The way it works is you have 24 pins. 8 pins are for negative lines for each row of leds, and then you have 8 pins that are for the positive lines for each column of the red leds, and then you have 8 positive pins that are for the yellow leds.
      To light them, you have to set a negative charge for which pin row you want, and a positive charge to the pin column for which color you want (you would charge red and yellow for that one led to get green).
      Womble's first post shows the correct pin order for this part btw.
      Also if you still don't quite understand, check out fritzing page on a 3x3 led matrix to get a gist of how it works:

    • hexskrew / about 13 years ago * / 1

      sry dbl post. Admin please remove.

  • Alex111 / about 14 years ago / 1

    I bought a similar one of these from another place, though mine was 60mm instead of 50mm and pin 1 was located somewhere else.
    I made a Eagle library for this one: http://insidegadgets.wordpress.com/eagle-libraries/
    Let me know if it matches 1:1

  • saccade / about 15 years ago / 1

    Check out the Puzzlemation project page linked in the first comment. Near the bottom there's a PDF file with a schematic showing how to connect it up.

  • unebonnevie / about 15 years ago / 1

    Ah...I think I saw how to identify and the pins for the row and the pins for the column by the marks along the edges of the LED matrix.

  • unebonnevie / about 15 years ago / 1

    newbie question:
    This 8x8 LED dot-matrix has two rows of pins. Reading the schematic, I am still confused which row of pins is for the column and which row of pins is for the row.
    Looks like the column is common anode and the row is common cathode. That means to turn on an point (LED) in the matrix I apply the power (the V+) to a common anode column and GND to the common cathode row?

  • a.corbi / about 15 years ago / 1

    does anybody know where to get a eagle library for this component? or a pcb design to control one or two matrixes like this one with MAX7219GNC??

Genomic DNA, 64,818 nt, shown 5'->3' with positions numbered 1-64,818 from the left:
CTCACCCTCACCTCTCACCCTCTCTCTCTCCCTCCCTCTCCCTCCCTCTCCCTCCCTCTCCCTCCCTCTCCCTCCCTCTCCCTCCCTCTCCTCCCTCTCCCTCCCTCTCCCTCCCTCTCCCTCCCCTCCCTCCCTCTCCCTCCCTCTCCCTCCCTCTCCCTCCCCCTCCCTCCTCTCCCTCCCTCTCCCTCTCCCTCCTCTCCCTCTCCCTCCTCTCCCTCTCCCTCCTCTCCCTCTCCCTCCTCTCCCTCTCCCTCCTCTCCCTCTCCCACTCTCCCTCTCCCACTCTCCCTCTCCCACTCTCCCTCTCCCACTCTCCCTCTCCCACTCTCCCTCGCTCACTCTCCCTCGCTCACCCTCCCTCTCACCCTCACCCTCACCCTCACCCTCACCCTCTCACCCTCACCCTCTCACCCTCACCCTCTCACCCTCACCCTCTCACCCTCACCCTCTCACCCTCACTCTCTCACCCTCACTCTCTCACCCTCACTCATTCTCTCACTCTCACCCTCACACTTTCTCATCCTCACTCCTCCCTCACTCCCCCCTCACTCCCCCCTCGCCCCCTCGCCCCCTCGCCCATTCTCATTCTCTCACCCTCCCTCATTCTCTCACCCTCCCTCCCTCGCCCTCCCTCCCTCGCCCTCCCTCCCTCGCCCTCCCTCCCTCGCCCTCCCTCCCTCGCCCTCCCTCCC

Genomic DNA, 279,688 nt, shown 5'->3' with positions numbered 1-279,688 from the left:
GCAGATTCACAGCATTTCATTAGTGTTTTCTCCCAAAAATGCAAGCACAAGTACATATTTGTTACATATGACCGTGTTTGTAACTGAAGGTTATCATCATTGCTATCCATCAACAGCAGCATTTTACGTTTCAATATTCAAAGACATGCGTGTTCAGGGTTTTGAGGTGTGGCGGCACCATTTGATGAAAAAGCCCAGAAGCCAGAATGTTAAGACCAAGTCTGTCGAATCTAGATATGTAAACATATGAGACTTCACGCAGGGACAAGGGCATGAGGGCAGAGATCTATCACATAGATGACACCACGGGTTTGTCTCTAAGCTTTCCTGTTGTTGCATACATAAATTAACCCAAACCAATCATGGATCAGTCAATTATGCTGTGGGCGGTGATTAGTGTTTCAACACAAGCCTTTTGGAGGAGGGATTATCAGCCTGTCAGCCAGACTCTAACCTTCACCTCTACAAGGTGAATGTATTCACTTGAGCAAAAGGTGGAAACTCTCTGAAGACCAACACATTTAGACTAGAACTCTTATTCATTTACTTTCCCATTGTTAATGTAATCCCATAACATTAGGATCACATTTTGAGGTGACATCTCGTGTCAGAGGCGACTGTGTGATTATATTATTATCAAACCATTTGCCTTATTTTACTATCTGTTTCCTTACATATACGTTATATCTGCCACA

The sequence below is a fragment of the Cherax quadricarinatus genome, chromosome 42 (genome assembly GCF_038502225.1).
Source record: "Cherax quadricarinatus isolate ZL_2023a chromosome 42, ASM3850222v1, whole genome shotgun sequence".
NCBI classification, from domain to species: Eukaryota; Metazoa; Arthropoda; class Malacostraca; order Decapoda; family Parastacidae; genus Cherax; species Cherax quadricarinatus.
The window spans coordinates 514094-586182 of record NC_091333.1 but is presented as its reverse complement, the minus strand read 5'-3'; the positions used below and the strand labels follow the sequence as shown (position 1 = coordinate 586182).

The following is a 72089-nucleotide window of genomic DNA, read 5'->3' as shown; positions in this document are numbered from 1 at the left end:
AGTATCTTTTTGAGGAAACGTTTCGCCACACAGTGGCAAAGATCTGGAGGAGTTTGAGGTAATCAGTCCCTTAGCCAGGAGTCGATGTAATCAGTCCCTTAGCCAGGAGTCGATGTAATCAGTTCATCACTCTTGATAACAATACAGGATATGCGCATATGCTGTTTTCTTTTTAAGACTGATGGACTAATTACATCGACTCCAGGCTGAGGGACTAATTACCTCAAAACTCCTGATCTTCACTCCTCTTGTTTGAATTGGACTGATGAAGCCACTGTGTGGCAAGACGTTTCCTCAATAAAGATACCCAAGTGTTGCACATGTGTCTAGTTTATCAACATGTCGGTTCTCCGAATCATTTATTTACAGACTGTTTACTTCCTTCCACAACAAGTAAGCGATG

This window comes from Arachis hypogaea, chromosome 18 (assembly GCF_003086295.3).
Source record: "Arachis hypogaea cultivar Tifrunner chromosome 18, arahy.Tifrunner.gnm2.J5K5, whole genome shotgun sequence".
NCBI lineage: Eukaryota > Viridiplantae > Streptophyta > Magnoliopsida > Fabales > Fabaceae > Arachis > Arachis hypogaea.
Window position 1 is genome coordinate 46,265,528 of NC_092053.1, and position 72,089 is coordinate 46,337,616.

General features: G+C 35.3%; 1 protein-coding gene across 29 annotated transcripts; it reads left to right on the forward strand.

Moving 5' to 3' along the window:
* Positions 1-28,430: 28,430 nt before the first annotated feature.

• unebonnevie / about 15 years ago / 1

    I looked at the datasheet. So is that common anode for the row and common cathode for column? Thanks.

  • nhr / about 15 years ago / 1

    I'm waiting for a LED matrix from one month ago, but they are always out of stock. Are you going to bring some more, or must I ask some other electronic distributor?

  • saccade / about 16 years ago / 1

    These work great - I recently used them for this project:
    Very easy to interface to a PIC24F by using a ULN2803 to help sink the current.

    • Member #249409 / about 12 years ago / 1

      This is amazing! I'm curious, how did you make shapes with the LEDs? Did you have them flash at a rate that wouldn't be detectable by the human eye? I have the common anode version of this part at home and I'm trying to figure out how to make the shape of an arrow, but I'm having trouble. Lets say I'm trying to light up dots ([row] [column] ) [1][1], [8][1] and [4][2]. It will light up [1][1], [4][1], [8][1], [1][2], [4][2] and [8][2]. Do you understand what I mean?

      • Member #249409 / about 12 years ago / 1

        To summarize my comment, how do you control each LED individually?

        • MikeGrusin / about 12 years ago / 1

          You'll need to build a circuit that applies power and ground ONLY to the crosspoint of the LED you want to light up. Do this fast enough (scan through all the combinations) and you're there. There are lots of useful links in these comments. Also, take a look at our Serial matrix schematic, and this driver chip may be useful.

    • Jeth / about 14 years ago / 1

      I'm curious, what did you use to control the matrices? Was it just shift registers? Where did you get yours?

      • saccade / about 14 years ago / 1

        I used a combination of a PIC24F and a ULN2803 to sink the cathode current. All of the lines were driven by the PIC24F. More details are on the Puzzlemation web site.